And why are news organizations ignoring incidents like Sharpton's Tawana Brawley smear campaign, his anti-Semitic incitements that led to a riot in which Yankel Rosenbaum was killed in 1991, and his racist incitements that led to a riot in which seven people died in 1995?

There is one Democrat, Donna Brazile, who is doing something practical about Sharpton.  She has been recruiting candidates to be black "favorite sons" to run against him in primaries, to limit his strength.  Credit to her for that, even if, to the best of my knowledge, she hasn't spoken out against him.
- 7:42 AM, 16 January 2003   [link]


North Korea Has Not Changed:  The last Stalinist dictatorship still has a its own very old fashioned Gulag, as described here.
- 7:23 AM, 16 January 2003   [link]


Clinton  would probably lose a national election in the United States, but he still has support where they don't know him as well, for instance, among the undergraduates at Oxford.   I might add that he was never as popular here as his admirers seem to think.  Early in 1996, for example, a private poll found that he would lose to George H. W. Bush in a hypothetical rerun of the 1992 election.  The same poll showed Dole losing by about the margin he did lose by in the 1996 election, so the support for Bush shouldn't be discounted.  (The result was mentioned in a piece in the National Review, if you are wondering where I found it.)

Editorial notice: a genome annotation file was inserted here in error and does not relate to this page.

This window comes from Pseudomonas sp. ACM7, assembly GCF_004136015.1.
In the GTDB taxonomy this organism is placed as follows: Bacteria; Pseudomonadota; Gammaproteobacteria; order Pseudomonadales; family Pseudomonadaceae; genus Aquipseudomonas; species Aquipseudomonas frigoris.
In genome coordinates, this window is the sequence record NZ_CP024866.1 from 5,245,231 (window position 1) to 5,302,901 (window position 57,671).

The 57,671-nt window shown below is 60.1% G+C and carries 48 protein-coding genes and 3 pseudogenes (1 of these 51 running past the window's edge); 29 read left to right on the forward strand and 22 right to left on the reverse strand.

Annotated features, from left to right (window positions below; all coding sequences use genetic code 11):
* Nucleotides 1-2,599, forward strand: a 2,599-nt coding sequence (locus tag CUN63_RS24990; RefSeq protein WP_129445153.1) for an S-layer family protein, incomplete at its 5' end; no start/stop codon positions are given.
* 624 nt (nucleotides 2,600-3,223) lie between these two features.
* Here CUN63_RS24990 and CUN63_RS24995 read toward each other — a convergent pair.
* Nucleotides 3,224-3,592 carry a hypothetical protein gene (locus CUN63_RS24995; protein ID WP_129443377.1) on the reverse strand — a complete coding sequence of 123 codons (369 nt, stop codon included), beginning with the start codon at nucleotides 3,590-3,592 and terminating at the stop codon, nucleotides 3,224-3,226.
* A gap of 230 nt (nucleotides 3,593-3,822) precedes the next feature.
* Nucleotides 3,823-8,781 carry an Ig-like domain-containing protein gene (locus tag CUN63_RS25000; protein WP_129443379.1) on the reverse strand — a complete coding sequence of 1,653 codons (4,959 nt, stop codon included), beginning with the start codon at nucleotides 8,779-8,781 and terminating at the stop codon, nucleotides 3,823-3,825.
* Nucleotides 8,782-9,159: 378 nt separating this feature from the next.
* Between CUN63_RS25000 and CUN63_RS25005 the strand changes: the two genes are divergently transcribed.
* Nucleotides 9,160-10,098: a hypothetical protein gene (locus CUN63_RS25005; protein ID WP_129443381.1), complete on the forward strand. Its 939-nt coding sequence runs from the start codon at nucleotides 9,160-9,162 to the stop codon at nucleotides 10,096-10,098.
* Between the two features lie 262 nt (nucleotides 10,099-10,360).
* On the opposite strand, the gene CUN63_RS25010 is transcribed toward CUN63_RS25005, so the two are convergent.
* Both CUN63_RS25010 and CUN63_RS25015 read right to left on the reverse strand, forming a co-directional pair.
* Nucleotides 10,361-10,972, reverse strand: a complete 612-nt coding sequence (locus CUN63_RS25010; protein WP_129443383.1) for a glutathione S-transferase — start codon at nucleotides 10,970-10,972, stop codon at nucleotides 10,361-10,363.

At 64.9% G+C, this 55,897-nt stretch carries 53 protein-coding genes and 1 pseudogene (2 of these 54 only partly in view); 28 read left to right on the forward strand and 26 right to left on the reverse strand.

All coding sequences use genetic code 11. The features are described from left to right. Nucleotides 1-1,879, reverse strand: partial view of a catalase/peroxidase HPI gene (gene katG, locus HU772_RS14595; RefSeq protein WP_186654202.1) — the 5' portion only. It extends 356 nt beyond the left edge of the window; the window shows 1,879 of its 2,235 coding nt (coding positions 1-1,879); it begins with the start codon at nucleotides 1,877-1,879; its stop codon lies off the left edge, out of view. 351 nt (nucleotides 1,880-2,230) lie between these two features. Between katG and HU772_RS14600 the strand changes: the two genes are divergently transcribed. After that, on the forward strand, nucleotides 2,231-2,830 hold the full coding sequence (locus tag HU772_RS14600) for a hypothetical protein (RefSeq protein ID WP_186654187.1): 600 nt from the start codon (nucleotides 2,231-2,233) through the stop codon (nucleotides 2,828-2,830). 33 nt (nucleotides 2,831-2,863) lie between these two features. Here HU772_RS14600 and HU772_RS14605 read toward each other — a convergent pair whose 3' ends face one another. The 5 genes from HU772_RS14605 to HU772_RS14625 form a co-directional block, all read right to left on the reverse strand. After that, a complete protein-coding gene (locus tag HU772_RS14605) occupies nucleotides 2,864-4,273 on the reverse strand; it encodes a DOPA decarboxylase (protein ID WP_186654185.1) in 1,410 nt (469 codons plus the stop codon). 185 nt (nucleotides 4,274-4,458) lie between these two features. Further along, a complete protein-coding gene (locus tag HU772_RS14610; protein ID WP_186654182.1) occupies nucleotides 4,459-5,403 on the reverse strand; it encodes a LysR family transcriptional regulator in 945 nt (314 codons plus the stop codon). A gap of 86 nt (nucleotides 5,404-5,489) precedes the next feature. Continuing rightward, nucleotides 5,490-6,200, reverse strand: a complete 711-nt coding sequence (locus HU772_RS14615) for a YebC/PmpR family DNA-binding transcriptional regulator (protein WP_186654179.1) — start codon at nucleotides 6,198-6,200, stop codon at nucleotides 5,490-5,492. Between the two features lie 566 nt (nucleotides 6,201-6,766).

- 7:03 AM, 16 January 2003   [link]


China is Changing:  A man who is an admirer of Margaret Thatcher, a millionaire, and a former prisoner in a labor camp has just been offered a position by the Chinese Communist party.   Here are some details on Yin Mingshan.
- 6:52 AM, 16 January 2003   [link]


Asylum for Terrorists:  The murder of a British policeman highlights the hazards of our asylum policies.  The Algerian man who killed Stephen Oake had applied for political asylum, which allowed him to stay in Britain while his case was being considered.   When his application was denied, he disappeared as so many others have done, in Britain and in countries with similar policies.  These policies are based on assumptions about asylum seekers that do not hold for radical Islamists.  In the past, asylum seekers from Nazi Germany or the Communist nations were peaceful or, at the very least, harbored no ill intentions toward the Western countries that sheltered them.  For most radical Islamists, neither of these are true.  They are violent, and they hate the West as much or more than their own governments.